Oregon daily emerald. (Eugene, Or.) 1920-2012, January 23, 1943, Page 2, Image 2

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    Oregon if Ememlb
G. Duncan Wimpress, Managing Editor; Marjorie Young, News Editor;
John J. Mathews and Ted Bush, Associate Editors
Represented for national advertising by NATIONAL ADVERTISING SERVICE,
INC., college publishers’ representative, 420 Madison Ave., New York—Chicago—Boston
—Los Angeles—San Francisco—Portland—Seattle.
Published daily during the college year except Sundays, Mondays, holidays, and final
examination periods by the Associated Students, University of Oregon.
Entered as second-class matter at the postoffice. Eugene, Oregon.
We An&n't etuHable . . .
“If people on the coast knew just half of the conditions
under which soldiers and sailors are fighting, I think they
could conform a lot more pleasantly with restrictions, both
voluntary and compulsory, imposed on them.”
* * * *
'\1I7'ENDELL Webb, war correspondent, knows the words
he speaks, because he has seen the war from both sides.
From his ringside seat at Midway, he saw United States armed
force in action. He’s back home now to see how the “other
half” lives on the continent. And World War II is a strange
about face from World War I.
In 1917-18 it was booming morale on the home front that
kept the soldiers going. The flag-waving and ultra-enthusiasm
carried over the thousands of miles of ocean. And when the ’
marines landed they knew the 101 per cent backing they had
from home. No home curtailment was too great if it would
help the “Yankee doodle hoy” or the “grand old flag” marching
over there. University students pitched in with enthusiasm as
they dug trenches on the campus and marched in the home
guard that might some day go across.
* * * *
JN World War II highest morale rests on the fighting side.
The “expendables” of Bataan, the marines of the Solomons,
and the navy men of Midway show how far our forces over
seas will go. It’s stories of Eddie Rickenbacker’s 21 days on the
Pacific that pull home morale along. Instead of home morale
pushing the fighting forces, a Dieppe raid and a second front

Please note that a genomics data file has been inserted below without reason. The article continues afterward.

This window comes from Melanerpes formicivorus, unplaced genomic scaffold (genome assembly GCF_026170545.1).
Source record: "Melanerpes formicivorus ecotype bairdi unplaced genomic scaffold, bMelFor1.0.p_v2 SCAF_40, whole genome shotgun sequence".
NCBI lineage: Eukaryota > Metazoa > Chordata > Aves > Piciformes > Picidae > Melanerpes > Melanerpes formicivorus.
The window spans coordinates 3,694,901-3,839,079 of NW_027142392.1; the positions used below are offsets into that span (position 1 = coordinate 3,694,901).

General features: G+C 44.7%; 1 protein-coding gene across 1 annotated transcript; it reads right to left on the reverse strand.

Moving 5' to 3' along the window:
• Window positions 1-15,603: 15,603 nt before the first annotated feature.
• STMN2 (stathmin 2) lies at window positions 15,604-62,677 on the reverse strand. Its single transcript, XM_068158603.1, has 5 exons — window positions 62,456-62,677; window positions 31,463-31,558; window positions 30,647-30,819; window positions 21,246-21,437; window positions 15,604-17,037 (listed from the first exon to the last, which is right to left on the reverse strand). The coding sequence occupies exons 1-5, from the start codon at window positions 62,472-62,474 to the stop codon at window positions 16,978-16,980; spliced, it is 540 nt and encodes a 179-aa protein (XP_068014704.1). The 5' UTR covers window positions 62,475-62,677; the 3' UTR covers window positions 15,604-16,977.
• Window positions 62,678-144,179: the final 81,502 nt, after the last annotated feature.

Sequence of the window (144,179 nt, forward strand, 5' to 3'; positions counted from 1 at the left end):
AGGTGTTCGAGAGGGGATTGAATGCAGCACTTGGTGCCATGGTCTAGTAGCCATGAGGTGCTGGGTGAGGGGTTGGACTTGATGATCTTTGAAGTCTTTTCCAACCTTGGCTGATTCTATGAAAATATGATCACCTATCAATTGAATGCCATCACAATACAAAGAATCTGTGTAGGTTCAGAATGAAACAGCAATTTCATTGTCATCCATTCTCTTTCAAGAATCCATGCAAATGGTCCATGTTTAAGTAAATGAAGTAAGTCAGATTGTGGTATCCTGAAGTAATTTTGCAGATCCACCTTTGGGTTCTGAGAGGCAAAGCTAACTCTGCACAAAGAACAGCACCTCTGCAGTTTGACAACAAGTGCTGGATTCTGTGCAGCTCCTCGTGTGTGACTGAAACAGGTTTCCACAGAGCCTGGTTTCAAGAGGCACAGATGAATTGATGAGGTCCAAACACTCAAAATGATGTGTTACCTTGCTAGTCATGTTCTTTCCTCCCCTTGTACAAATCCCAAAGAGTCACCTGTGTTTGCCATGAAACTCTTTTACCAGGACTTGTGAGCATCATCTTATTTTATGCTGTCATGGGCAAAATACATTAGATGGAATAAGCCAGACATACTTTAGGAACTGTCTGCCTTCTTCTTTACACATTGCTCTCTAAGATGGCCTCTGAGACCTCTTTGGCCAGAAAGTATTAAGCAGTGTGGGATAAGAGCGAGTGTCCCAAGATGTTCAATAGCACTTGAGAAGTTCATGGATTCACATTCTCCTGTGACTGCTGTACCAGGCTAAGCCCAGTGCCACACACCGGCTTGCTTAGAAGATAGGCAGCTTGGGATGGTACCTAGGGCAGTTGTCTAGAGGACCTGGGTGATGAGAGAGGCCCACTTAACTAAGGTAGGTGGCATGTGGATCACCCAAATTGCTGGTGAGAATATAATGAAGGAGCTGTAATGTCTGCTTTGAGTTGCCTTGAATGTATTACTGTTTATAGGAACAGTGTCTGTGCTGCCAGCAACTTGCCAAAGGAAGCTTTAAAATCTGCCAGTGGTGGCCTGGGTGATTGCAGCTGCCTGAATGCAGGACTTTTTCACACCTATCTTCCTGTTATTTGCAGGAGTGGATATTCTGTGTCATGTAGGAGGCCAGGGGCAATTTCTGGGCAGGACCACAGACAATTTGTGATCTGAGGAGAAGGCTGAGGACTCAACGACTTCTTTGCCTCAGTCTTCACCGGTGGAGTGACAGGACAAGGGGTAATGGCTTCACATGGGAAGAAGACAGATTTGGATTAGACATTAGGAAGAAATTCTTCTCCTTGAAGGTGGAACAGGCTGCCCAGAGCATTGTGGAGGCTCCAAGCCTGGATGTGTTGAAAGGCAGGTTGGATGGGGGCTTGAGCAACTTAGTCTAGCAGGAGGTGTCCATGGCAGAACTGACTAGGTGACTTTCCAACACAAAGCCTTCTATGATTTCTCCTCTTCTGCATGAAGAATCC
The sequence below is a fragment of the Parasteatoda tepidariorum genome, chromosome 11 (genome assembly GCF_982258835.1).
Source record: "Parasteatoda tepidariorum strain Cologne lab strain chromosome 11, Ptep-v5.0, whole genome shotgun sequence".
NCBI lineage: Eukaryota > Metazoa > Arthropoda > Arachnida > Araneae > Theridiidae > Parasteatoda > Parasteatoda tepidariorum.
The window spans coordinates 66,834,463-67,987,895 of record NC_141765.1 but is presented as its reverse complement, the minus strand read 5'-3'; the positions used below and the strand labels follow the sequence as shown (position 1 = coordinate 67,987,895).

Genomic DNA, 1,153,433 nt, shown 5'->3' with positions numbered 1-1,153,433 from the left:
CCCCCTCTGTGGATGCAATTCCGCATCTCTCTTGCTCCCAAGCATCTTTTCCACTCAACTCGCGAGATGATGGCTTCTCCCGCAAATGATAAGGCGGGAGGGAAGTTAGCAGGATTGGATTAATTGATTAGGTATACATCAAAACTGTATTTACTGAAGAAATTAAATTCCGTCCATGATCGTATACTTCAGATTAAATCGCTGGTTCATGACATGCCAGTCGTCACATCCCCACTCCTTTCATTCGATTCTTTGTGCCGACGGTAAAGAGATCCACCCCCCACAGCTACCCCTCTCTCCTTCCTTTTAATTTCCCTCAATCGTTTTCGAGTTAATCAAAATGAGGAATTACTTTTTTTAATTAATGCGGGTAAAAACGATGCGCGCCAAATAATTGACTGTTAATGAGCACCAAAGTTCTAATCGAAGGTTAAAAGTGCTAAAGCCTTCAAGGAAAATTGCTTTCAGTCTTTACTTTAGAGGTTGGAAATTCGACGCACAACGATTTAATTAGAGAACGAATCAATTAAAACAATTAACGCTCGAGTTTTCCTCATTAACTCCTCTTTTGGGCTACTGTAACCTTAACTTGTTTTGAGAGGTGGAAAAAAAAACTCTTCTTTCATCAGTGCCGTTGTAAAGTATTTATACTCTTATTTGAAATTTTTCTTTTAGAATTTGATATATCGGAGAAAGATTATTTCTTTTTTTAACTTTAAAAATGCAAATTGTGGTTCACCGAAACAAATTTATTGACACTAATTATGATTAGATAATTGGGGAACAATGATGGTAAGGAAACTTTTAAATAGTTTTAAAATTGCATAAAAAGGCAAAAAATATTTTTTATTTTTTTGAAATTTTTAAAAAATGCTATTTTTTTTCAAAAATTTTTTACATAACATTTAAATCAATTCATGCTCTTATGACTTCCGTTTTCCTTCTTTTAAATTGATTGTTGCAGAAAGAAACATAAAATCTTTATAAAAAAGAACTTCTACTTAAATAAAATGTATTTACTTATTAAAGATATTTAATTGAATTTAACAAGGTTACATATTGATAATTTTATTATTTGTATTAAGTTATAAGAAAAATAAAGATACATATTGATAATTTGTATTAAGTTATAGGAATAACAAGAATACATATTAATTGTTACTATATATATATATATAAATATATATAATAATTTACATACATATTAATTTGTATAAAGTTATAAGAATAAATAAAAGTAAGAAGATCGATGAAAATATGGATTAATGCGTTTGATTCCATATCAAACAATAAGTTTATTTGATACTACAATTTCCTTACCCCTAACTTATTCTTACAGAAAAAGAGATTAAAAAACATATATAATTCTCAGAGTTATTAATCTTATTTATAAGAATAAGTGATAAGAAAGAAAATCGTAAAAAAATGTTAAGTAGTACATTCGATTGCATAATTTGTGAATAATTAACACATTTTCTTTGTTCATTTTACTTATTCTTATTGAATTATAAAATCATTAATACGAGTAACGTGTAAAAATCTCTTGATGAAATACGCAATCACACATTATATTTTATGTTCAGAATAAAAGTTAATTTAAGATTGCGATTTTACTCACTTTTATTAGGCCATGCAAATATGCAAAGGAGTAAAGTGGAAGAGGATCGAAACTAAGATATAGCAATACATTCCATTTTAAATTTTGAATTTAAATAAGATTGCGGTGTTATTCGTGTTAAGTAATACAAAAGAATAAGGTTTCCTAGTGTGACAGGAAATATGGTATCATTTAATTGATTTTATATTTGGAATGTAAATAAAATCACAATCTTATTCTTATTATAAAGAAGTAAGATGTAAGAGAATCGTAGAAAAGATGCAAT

in Africa boast home production another notch toward all
out war.
When we see how tar morale has advanced since Congress
almost refused to hold draftees an extra year in service, our
home record doesn’t seem too bad. But when we compare it
to the average three-second life of a tail gunner in a bomber,
it doesn’t look quite so good. The Japanese who scorned our
mumbling fumbling democracy have learned to respect U. S.
marines of Guadalcanal and New Guinea. The home front of
1943 still has far to go to merit a similar respect. In 1918 it was
this “similar respect” which won the war.
r 1'IIE library made the headlines this week, and good news
it was.
Labor shortages have been marked throughout the campus
district this year as elsewhere. First house-boys were scarce,
then the dorms reported a dearth of workers. Meanwhile, the
library cinched its belt and cut down on special services in tune
with the times.
Although the first named shortages quickly called forth
gripes, and satisfactory solutions, it took longer for the import
of the library situation to sink in. At first small inconven
iences were dismissed with a ‘Vest la guerre” nonchalance. But,
gradually small things like the check room and the browsing
room began to be missed, then complaints began to sound. At
last, word came this week, that browsing room hours had been
extended; evening hours had been added. And accompanying
that good news came announcement of the re-opening of the
check, or cloak, room.
* H* * *
“J^AMKS make news" the saying goes, and that old saw was
never truer. Names made this news: Phi Theta, Mortar
Board, Kwama, ISA, and Jeff Kitchen. The first three are names
naturally and always connected with campus service; it was
the volunteering of their members this time to man the check
room and browsing room that started the thing. Now. the In
dependent Students' association has taken over the check room
As for the personal name on the list, "Jeff Kitchen,” it is that
of the founder and guiding spirit of the whole undertaking.
Behind this new wrinkle in service work, lies a new organiza
tion, the student librarv council, w hich Kitchen, Oregana busi
ness manager, will head. Presidents of campus li\'ng organ
izations will sit on the council which is designed t > give stu
dents a voice in determining the policy of the librarv and to
keep the browsing room open.
No longer need it be said that because of the war we can’t
expect good service. Students are providing their own g' oj
She was crying. In her eyes
was that I’ve - been - hit - by a
snowball look.
“Who done it?’’ I asked.
“That brute over there,” she
I turned, and marched over to
the culprit, intent on teaching
him to not only respect American
womanhood, but also the girls
who attend the University of Ore
“See here,” I sneered.
He faced me. I noticed he was
large, as snowball-flingers go. I
noticed, of course, that he was a
bit larger than I.
“You got a match?” I asked.
He handed one over. I put it in
my pocket. I don't smoke, but I
give hotfoots.
So does Ralph Lind. Yesterday
he was giving Dick Kiehl a hot
foot, and during the presentation
Kiehl woke up.
“Hey, what are you doing?”
"Giving you a hotfoot,” an
nounced Lind.
“Thanks,” responded Kiehl,
and went back to sleep. This cold
weather is wonderful.
There’s snow denying, that no
school Friday was as welcome
as Dune Wimpress at the Pi Phi
house. Most of us had tests.
The Pi Kaps have just gotten
around to cleaning their walks.